Two senators changed their votes by the time Senator Mark Madsen (Republican – Saratoga Springs) presented his final summation on a medical cannabis bill he sponsored in the name of “freedom and compassion.”
SB 259 – Medical Cannabis Amendments went through many iterations before being defeated by just one vote, on a count of 15-14, late Monday night in the Utah Senate. Days earlier in the debate, Senator Peter Knudson (Republican – Brigham City) cited friends and family who have expressed the need for non-opioid prescriptive solutions including the natural drug while Senator Aaron Osmond (Republican – South Jordan), who voted yes both times in the Senate, stated that this issue had generated more concern in his district than any other this year.
Madsen had testified that he had personally sampled the substance under the direction of his doctor and without any undue concern about the danger posed by a drug currently banned by federal laws.
Utah lawmakers learned about cannabidiol or CBD oil, the heavy extract of cannabis which is non-psychoactive, is prescribed by legitimate physicians, and used in locations other than conservative Utah. The bill authorizing the distribution, possession, and use of CBD oil proceeded into law in March of 2014. As of June, the Utah Department of Health had issued 50 “patient cards” allowing those residents of the state to possess and consume the drug which some consider homoeopathic.
The matter took on a particularly poignant tone in the debate when several children were ushered into the Senate chamber, children who suffered with ailments like epilepsy, leukodystrophy and chemotherapy treatments. Parents of these children previously testified before lawmakers that their young lives would be better with access to medical cannabis treatments. In 2015, similar stories of adults who would benefit from the drug swayed many lawmakers, but not enough to jump the final hurdle in the Senate.
Science-based research involving normally used clinical trials and double blind testing is almost non-existent, even though anecdotal evidence abounds. This was a concern to Senator Brian Shiozawa, MD (Republican – Cottonwood Heights) who asked the current bill’s sponsor if adequate review had included psychiatrists and opthamologists. Shiozawa said that he was not necessarily averse to medical cannabis’s potential analgesic effects but that Madsen lacked adequate research findings as the bill was introduced in the state Senate.
Several lawmakers cited the relative rush behind Madsen’s legislation as the principal reason for their no vote. In particular, Senator Evan Vickers (Republican – Cedar City), a professional pharmacist, eviscerated the bill, bringing up points nearly line-by-line – a sign, Vickers implied, that the bill simply was not ready for publication.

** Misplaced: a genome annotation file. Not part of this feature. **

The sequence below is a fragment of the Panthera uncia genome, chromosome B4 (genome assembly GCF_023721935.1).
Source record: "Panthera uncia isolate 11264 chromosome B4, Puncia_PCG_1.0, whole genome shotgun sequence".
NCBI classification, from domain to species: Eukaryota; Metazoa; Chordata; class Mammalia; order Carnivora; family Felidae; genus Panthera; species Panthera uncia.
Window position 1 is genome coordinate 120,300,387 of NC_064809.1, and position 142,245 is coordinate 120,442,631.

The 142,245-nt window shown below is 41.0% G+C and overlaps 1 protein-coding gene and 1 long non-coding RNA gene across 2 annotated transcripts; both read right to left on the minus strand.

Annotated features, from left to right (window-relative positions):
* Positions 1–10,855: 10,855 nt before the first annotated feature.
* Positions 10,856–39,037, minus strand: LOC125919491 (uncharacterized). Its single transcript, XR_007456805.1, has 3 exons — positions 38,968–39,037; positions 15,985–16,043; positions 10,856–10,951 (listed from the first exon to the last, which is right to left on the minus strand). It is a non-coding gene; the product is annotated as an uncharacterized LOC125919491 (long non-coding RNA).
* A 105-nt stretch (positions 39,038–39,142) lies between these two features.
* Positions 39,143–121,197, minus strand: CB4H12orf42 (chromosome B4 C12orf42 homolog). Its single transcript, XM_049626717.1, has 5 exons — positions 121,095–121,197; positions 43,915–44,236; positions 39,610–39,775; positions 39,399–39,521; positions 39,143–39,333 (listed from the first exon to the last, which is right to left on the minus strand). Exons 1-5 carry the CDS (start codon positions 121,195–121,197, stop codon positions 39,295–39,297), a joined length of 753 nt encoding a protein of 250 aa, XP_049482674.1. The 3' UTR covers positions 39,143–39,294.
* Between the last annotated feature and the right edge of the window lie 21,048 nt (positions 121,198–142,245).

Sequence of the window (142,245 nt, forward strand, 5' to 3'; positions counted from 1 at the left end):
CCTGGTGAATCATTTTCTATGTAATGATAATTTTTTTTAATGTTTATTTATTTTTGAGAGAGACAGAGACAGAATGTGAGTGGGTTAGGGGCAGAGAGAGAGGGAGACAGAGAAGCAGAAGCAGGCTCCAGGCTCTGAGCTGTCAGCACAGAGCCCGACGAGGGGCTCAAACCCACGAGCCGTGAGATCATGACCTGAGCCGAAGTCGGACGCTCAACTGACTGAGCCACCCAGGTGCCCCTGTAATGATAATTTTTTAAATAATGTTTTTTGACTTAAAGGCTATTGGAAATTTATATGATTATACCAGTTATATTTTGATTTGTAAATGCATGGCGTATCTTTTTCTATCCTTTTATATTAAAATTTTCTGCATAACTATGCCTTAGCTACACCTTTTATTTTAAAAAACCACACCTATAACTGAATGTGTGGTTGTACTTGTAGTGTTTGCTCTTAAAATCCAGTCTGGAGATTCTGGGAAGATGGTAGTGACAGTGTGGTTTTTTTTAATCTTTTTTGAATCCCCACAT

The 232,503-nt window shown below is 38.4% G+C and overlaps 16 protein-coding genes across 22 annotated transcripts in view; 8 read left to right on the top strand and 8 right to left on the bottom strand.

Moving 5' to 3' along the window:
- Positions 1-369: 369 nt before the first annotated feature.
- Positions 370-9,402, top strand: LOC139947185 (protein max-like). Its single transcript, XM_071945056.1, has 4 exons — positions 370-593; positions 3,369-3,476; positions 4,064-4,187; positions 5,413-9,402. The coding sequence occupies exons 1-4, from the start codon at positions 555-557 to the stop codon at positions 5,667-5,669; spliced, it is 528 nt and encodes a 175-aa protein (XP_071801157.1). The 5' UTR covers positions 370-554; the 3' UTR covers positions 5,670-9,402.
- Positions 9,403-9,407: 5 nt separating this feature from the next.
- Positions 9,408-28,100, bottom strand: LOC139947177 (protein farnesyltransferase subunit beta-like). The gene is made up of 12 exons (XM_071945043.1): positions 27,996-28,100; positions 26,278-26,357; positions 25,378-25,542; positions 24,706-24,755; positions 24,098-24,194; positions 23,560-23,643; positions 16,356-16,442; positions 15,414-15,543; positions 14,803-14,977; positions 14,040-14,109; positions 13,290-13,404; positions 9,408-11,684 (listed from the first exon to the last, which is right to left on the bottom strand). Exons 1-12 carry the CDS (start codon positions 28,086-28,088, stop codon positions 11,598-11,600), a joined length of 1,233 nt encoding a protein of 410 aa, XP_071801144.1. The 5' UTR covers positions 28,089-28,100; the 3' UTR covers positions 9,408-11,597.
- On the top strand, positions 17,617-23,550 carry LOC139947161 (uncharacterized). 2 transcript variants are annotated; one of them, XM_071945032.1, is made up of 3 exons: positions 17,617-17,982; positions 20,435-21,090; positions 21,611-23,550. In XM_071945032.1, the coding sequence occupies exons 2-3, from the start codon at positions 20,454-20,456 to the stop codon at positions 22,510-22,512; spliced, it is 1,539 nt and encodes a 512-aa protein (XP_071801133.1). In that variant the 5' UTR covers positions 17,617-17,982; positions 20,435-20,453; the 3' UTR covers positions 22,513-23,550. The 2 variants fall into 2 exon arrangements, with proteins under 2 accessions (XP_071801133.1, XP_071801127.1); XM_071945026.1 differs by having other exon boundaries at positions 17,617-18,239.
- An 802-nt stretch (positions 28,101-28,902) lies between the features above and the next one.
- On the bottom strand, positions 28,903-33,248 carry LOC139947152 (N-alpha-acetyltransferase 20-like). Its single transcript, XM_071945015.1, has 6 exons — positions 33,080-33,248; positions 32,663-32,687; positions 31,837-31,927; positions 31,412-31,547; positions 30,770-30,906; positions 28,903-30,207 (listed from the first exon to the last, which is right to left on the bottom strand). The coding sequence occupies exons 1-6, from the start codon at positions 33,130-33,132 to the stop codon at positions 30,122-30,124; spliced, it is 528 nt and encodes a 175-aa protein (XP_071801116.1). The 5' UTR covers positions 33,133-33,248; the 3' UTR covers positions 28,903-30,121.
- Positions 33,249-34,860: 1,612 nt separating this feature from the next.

Madsen told reporters during lunch prior to the final debate that he was committed to pressing forward with his current bill, which would allow for expanded use of the controversial plant in the months ahead, and he foreshadowed the potential for re-introducing the idea in the 2016 legislative session.
John Valentine, former Republican State Senator from Utah County, and current chairman of the Utah Tax Commission, testified to the Judiciary, Law Enforcement, and Criminal Justice Committee that the idea would run afoul of federal law. For that reason, businesses in other states which have legalized the substance have a difficult time moving money around as part of their business operations. With apparent clairvoyant foresight, some of Utah’s legislative business enablers and entrepreneurs have been lending their expertise on exactly that problem. The potential of federal law being rescinded may allow medicinal cannabis to find some acceptance in the months ahead.
But changes to the federal law may be coming soon. On Monday it was announced that U.S. Senators Kirsten Gillibrand (Democrat – New York), Rand Paul (Republican – Kentucky), and Cory Booker (Democrat – New Jersey) would be bringing a federal bill to the Senate as early as Tuesday to legalize the medicinal use of the alternative drug. If that were to happen, it would clear the way to allow financial transactions and tracking that presently are not allowed in the United States. In the Utah Senate, Senator Allen Christensen (Republican – North Ogden) expressed exactly those concerns, including the idea that concealed firearm permit holders might also apply for medical cannabis permits, creating an unwanted and unintended danger.